9. by   gentlegiver
    I find this interesting because I had my first stroke at 36 yrs old. As I writethis I am undergoing testing to figure out if I just had a TIA today or pre-curser signs. Not the most fun way to spend the night.
  10. by   leslie :-D
    i'm so sorry, gentle.
    i hope life takes a better turn for you.

  11. by   jonathanjse
    To VivaLasViejas,

    It’s none of my business, but considering the symptoms that you described, I think you should follow up, and go to a stroke specialist - even if this happened a while ago (it sounds like 2 years?).

    There’s no reason that this couldn’t have been a stroke pre-cursor, even if your PCP doesn’t think so. If he turns out to be wrong, and you have a full-blown stroke some day that you could have avoided, he will shrug and say, “That’s a shame.”

    You’re the one who will pay the price for his inaction, not him.

    To Gentlegiver,

    Hang in there. I wish you all the best.

    - Jon
  12. by   Dianacabana
    Is this the normal course of treatment? Over 2 days?

    "Margaret was stable after two hours. After her friend called the local emergency doctor she was able to explain how she felt over the phone to a doctor. The next day she went to see her GP and the day after she was seen at the Bancroft TIA unit at Mile End Hospital where she had a brain scan and full physical examination."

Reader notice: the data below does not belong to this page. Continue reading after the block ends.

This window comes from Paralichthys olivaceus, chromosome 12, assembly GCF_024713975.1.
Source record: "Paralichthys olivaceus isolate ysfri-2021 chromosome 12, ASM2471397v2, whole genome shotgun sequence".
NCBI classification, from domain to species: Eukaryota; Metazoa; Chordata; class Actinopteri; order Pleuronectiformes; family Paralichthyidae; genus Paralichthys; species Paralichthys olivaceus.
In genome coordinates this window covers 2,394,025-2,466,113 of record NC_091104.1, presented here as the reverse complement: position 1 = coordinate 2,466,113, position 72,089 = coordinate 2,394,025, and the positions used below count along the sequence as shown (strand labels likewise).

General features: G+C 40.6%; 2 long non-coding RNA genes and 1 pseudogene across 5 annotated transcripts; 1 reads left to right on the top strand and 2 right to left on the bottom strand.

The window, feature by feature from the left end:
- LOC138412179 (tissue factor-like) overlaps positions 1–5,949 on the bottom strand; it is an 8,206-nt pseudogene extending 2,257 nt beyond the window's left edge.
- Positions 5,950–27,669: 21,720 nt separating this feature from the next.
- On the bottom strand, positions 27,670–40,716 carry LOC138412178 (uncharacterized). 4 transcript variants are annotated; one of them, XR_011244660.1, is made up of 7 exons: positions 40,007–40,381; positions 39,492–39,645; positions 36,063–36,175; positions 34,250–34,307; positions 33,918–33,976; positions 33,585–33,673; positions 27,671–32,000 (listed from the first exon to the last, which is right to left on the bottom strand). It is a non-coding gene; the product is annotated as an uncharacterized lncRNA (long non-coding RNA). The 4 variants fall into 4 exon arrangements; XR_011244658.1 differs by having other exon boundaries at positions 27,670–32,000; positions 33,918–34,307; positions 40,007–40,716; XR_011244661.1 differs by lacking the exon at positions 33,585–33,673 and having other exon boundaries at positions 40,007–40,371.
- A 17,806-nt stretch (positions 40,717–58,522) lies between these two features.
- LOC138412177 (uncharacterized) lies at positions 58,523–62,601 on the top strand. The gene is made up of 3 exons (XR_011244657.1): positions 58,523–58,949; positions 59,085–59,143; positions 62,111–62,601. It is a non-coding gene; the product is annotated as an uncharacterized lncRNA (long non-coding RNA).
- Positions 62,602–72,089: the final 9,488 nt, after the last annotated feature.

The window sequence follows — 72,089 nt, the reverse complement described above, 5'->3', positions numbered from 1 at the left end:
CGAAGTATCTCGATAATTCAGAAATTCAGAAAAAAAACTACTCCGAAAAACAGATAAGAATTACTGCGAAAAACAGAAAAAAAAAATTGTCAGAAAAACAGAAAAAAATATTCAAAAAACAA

13. by   lpnstudentin2010
    one of my friends had one in the summer of 2006. She was 20 at the time. She was driving and got what she thought was the worst migrane of her life and just went home. she had a docs appointment 2 weeks later to have blood work done (she has hypothyroidism) and when the blood work came back they said, "oh and by the way youve had a stroke"
  14. by   gentlegiver
    Finally home from the hospital. I ended up with a pre-curser (TIA). Most tests came back well within the normal range. However, my bad cholesterol is way bad and my good cholesterol is way worse. Dr. said if I don't make some serious changes in diet and lifestyle I could be in trouble in the future. My advice to all is don't ignore the symptoms. Get checked, and DON"T accept "it was a migraine" for an answer. Dr's have a tendency to blow off our symptoms because women don't usually have "normal" symptoms. I am currently looking for a neurologist who won't toss me off with the migraine answer. Yes, I have migraines, I've had them since I was 13 yrs old. I know what they are and the warning signs are. I also know when I have symptoms that are NOT migraine related. We are Nurses, if we had a pt with these symptoms, we would fight like crazy to have them properly diagnosed, we need to do the same for ourselves.
    To all who replied, Thank You, and please take care of yourselves.